KENNETH RANDOLPH TAYLOR

MARCH 5, 2016 COMMON ERA

THE FEAST OF OZORA STEARNS DAVIS, U.S. CONGREGATIONALIST MINISTER, THEOLOGIAN, AND HYMN WRITER

THE FEAST OF SAINT EUPHRASIA OF CONSTANTINOPLE, ROMAN CATHOLIC NUN

THE FEAST OF HARRIET KING OSGOOD MUNGER, U.S. CONGREGATIONALIST HYMN WRITER

THE FEAST OF THOMAS HORNBLOWER GILL, ENGLISH UNITARIAN THEN ANGLICAN HYMN WRITER

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Adapted from this post:

https://ordinarytimedevotions.wordpress.com/2016/03/05/devotion-for-thursday-friday-and-saturday-before-proper-7-year-c-elca-daily-lectionary/

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A Life Worthy of the Lord   1 comment

01950v

Above:  Design Drawing for a Stained-Glass Window Showing the Conversion of Paul

Designed by J. & R. Lamb Studios

Image Source = Library of Congress

(http://www.loc.gov/pictures/item/LAMB2006001434/)

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The Collect:

Bend your ear to our prayers, Lord Christ, and come among us.

By your gracious life and death for us, bring light into the darkness

of our hearts, and anoint us with your Spirit, for you live and reign

with the Father and the Holy Spirit, one God, now and forever.  Amen.

Evangelical Lutheran Worship (2006), page 28

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The Assigned Readings:

Isaiah 59:9-19 (23rd Day)

Isaiah 42:14-21 (24th Day)

Psalm 146 (Both Days)

Acts 9:1-20 (23rd Day)

Colossians 1:9-24 (24th Day)

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Some Related Posts:

Isaiah 59:

http://adventchristmasepiphany.wordpress.com/2012/02/24/devotion-for-december-30-lcms-daily-lectionary/

Isaiah 42:

http://adventchristmasepiphany.wordpress.com/2012/02/22/devotion-for-december-21-lcms-daily-lectionary/

Acts 9:

http://adventchristmasepiphany.wordpress.com/2013/09/03/devotion-for-thursday-and-friday-before-the-first-sunday-after-epiphany-year-a-elca-daily-lectionary/

http://lenteaster.wordpress.com/2010/10/29/twentieth-day-of-easter/

http://lenteaster.wordpress.com/2012/06/08/fifteenth-day-of-easter-third-sunday-of-easter-year-c/

Feast of the Conversion of Saint Paul the Apostle (January 25):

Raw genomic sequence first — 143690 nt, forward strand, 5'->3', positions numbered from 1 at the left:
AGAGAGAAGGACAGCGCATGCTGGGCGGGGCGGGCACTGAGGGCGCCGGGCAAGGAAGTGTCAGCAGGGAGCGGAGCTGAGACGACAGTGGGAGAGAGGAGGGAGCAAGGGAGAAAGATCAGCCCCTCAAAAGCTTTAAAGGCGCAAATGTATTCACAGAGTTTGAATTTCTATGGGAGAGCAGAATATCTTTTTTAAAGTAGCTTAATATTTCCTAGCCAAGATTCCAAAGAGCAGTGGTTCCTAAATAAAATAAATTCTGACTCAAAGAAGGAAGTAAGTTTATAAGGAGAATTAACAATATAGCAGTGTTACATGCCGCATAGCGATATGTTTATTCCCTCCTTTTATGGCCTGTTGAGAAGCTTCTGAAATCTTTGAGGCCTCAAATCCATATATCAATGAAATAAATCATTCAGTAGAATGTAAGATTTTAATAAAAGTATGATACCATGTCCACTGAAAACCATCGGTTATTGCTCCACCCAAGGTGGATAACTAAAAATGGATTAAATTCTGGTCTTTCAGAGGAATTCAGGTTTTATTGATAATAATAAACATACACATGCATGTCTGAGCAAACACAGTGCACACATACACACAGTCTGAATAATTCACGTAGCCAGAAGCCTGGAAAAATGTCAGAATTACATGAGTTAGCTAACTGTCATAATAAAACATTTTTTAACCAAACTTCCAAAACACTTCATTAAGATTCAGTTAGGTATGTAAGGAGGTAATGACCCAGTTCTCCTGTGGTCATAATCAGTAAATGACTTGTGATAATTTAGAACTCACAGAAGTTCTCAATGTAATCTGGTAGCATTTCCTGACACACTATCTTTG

http://neatnik2009.wordpress.com/2010/06/11/feast-of-the-conversion-of-st-paul-the-apostle-january-25/

Colossians 1:

http://ordinarytimedevotions.wordpress.com/2011/03/10/week-of-proper-17-thursday-year-1/

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Judgment and mercy go hand-in-hand in the Bible.  The assigned readings for today demonstrate this well.  Psalm 146:5-9 reads:

Happy is he whose helper is the God of Jacob,

whose hope is the LORD his God,

maker of heaven and earth,

the sea, and all that is in them;

who maintains faithfulness for ever

and deals out justice to the oppressed.

The LORD feeds the hungry

and sets the prisoner free.

The LORD raises those who are bowed down;

the LORD loves the righteous

and protects the stranger in the land;

the LORD gives support to the fatherless and the widow,

but thwarts the course of the wicked.

The Revised English Bible (1989)

Deliverance of the faithful and destruction of the wicked occurs in the readings from Isaiah.  In the Bible justice and righteousness are the same thing; our English-language words “justice” and “righteousness” are translations of the same term.  Thus corruption and economic exploitation are both unrighteous and unjust.

Sometimes, however, God grants persecutors opportunities to repent and convert.  If they refuse, that is solely their responsibility.  St. Paul the Apostle, with human guidance sent by God, accepted.  He, in the Letter to the Colossians, wrote eloquently in terms he drew from his life:

May you be strengthened with all power, according to his glorious might, for all endurance and patience with joy, giving thanks to the Father, who has qualified us to share in the inheritance of the saints in light.  He has delivered us from the dominion of darkness and transferred us to the kingdom of his beloved Son, in whom we have redemption, the forgiveness of sins.

–1:11-14, Revised Standard Version—Second Edition (1971)

Some people have dramatic experiences.  Others of us do not.  Contrary to what some say, being able to document when one came to God is not requisite.  Yet being of God is necessary for salvation.  God, who works in more than one way, is the arbiter of these matters.

So, regardless of how we came to God—gradually and quietly (as I did) or dramatically (as St. Paul did)—may we honor God daily by keeping our Lord and Savior’s commandments (